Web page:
My dad was a ship’s plumber, and my mum was a housewife who left school at 14 and worked as a machinist in a factory until she got married. Neither of them had any advanced education but they were both people who were really interested in the world around them and they instilled that interest in all the family. My dad was interested in all sorts of technology. He was interested in space, but he wasn’t a fanatic like me. I discovered science fiction when I was four, watching Forbidden Planet at the drive-in. I was one of the founders of the Australian Doctor Who Fan Club, which is the oldest continually-operating Doctor Who Fan Club in the world. I always try to maintain the two sides of my love of space: one is what I think of as the visionary view, the science fiction view, and the other is the realist view.
In 2017 the Federal Government announced the establishment of the Australian Space Agency. What will it do?
What the Australian Space Agency wants to do is provide a front door for international agencies or countries wanting to work with Australia on different space-related projects, while also helping Australian startups with really good ideas about how to use space, and connect their technologies or intellectual property with partners overseas.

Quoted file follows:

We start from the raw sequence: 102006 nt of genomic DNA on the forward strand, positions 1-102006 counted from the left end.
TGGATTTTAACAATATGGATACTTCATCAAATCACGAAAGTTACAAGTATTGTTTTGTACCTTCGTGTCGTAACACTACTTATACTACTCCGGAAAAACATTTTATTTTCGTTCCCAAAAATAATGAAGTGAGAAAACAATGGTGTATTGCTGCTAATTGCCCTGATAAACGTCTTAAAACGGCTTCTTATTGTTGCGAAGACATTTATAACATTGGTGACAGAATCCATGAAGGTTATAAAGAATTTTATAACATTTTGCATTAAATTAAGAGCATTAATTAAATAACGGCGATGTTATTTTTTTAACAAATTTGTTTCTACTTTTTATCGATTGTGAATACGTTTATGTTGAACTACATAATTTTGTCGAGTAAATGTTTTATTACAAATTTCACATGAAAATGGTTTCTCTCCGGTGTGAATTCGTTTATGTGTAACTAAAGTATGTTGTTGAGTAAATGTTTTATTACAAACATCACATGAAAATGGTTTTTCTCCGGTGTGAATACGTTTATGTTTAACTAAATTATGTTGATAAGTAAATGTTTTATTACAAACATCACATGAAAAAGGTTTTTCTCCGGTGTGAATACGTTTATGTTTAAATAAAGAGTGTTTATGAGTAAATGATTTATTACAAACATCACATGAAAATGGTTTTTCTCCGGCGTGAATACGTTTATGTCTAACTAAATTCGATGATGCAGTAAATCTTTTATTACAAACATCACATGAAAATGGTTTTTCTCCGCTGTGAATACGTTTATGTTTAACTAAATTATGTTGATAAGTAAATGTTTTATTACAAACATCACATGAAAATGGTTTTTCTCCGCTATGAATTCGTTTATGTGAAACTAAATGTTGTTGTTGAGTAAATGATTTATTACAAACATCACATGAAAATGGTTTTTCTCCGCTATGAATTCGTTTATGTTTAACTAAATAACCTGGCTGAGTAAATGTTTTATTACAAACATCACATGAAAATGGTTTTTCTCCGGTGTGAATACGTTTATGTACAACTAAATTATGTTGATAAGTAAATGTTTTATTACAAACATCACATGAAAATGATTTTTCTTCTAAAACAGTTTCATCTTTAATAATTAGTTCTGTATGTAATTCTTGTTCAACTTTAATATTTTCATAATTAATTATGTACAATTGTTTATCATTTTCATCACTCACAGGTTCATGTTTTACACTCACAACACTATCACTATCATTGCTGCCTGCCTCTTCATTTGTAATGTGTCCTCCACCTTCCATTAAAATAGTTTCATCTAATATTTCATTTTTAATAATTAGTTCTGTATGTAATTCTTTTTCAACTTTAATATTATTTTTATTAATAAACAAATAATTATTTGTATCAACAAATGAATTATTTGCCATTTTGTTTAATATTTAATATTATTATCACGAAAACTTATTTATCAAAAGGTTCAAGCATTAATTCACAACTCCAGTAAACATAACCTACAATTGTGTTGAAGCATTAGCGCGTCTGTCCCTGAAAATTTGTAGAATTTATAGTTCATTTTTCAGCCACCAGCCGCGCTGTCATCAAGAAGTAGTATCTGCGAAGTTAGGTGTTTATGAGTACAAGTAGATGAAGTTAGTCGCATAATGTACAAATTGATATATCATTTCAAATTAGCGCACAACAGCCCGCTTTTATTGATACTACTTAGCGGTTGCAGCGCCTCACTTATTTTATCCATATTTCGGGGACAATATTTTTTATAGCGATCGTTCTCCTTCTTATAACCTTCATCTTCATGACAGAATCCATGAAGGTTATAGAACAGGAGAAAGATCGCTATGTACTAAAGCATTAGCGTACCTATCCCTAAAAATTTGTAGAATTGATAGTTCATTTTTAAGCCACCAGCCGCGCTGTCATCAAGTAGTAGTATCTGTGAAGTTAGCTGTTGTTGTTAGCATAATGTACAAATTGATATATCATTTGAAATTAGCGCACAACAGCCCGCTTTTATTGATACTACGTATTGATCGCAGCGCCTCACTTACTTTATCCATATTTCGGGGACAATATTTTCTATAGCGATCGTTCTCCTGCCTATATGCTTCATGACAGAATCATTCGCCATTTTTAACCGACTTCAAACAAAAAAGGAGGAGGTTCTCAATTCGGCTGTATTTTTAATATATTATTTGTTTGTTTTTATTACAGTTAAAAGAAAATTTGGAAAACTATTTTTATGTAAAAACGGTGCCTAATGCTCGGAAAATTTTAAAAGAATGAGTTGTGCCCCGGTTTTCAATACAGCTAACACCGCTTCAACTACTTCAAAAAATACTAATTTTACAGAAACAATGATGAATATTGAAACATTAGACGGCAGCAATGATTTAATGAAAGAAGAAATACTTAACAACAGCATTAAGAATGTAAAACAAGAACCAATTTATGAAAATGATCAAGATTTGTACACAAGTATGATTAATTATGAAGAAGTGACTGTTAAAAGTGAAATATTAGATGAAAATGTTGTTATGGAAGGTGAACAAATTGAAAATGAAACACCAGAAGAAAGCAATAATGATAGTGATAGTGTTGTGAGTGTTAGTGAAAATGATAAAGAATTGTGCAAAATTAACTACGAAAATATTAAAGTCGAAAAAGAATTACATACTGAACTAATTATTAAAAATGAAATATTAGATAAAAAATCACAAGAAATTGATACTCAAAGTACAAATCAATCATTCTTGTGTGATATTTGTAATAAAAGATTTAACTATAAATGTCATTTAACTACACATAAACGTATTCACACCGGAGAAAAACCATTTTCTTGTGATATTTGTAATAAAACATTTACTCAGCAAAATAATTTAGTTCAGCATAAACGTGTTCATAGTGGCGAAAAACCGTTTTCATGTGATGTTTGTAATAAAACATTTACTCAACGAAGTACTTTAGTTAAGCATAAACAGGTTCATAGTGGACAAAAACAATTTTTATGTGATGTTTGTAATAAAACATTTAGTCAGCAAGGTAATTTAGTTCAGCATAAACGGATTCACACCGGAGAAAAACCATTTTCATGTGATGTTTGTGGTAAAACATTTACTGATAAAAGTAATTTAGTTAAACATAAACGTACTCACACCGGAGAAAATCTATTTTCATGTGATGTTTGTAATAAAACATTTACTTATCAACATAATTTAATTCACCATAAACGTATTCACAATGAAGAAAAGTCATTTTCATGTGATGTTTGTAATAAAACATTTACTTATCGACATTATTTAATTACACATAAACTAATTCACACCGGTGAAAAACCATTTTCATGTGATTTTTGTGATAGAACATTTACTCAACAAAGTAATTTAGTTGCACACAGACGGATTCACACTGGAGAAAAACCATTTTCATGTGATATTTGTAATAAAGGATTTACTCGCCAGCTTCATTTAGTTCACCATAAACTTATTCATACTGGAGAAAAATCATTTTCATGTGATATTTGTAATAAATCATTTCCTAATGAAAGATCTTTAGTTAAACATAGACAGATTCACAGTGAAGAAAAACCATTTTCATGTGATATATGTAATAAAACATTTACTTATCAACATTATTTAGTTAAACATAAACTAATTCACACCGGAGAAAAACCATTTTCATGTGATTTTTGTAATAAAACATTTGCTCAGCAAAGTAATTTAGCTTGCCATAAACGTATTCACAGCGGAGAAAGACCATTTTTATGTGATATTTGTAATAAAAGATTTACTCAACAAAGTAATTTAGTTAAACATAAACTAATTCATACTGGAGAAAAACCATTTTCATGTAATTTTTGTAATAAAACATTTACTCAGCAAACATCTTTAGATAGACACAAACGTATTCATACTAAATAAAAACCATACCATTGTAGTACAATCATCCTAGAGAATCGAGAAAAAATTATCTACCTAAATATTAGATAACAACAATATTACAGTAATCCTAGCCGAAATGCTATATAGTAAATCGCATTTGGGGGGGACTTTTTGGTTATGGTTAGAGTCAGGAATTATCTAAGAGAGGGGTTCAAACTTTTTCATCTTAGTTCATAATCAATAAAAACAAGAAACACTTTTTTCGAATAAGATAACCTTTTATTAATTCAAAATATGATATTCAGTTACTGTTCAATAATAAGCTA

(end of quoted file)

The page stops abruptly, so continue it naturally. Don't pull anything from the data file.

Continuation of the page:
What the government hopes to see is opportunities for the Australian space industry to develop niche areas where we have skills and technology that can be brought into the global space economy, thereby bringing money into Australia. The agency is looking at leveraging the talent we have in Australia to develop space industries that can operate on the world stage.
What Australia is looking to become involved with through the Space Agency is the area that’s known as ‘new space’. It is a very entrepreneurial aspect of space applications looking to utilise the real revolutions in digital technologies we’ve seen in the last decade or so, like miniaturisation. You can put a computer on a chip and make low cost small satellites that can be configured to do specific tasks. Because they’re light and small and cheap to make, you can make lots of them. You can launch them more cheaply and program them to do something very specific as a constellation; that is, as a group of satellites, perhaps following one another in orbit so that there’s always one in view as they orbit around the Earth over Australia. There’s a big push in Australia to take advantage of this through entrepreneurial companies.
Kerrie Dougherty is an independent space historian, curator and educator. Formerly Curator of Space Technology at the Powerhouse Museum, Sydney, she has 35 years’ experience in communicating space to the public through museum exhibitions, outreach programs and writing for both popular and scholarly audiences. An elected Member of the International Academy of Astronautics, Kerrie serves on both its History of Astronautics Committee and the Space Education and Outreach Committee of the International Astronautical Federation. She is an acknowledged expert on the history of Australian space activities and the author of Australia in Space, a comprehensive overview of Australia’s space history.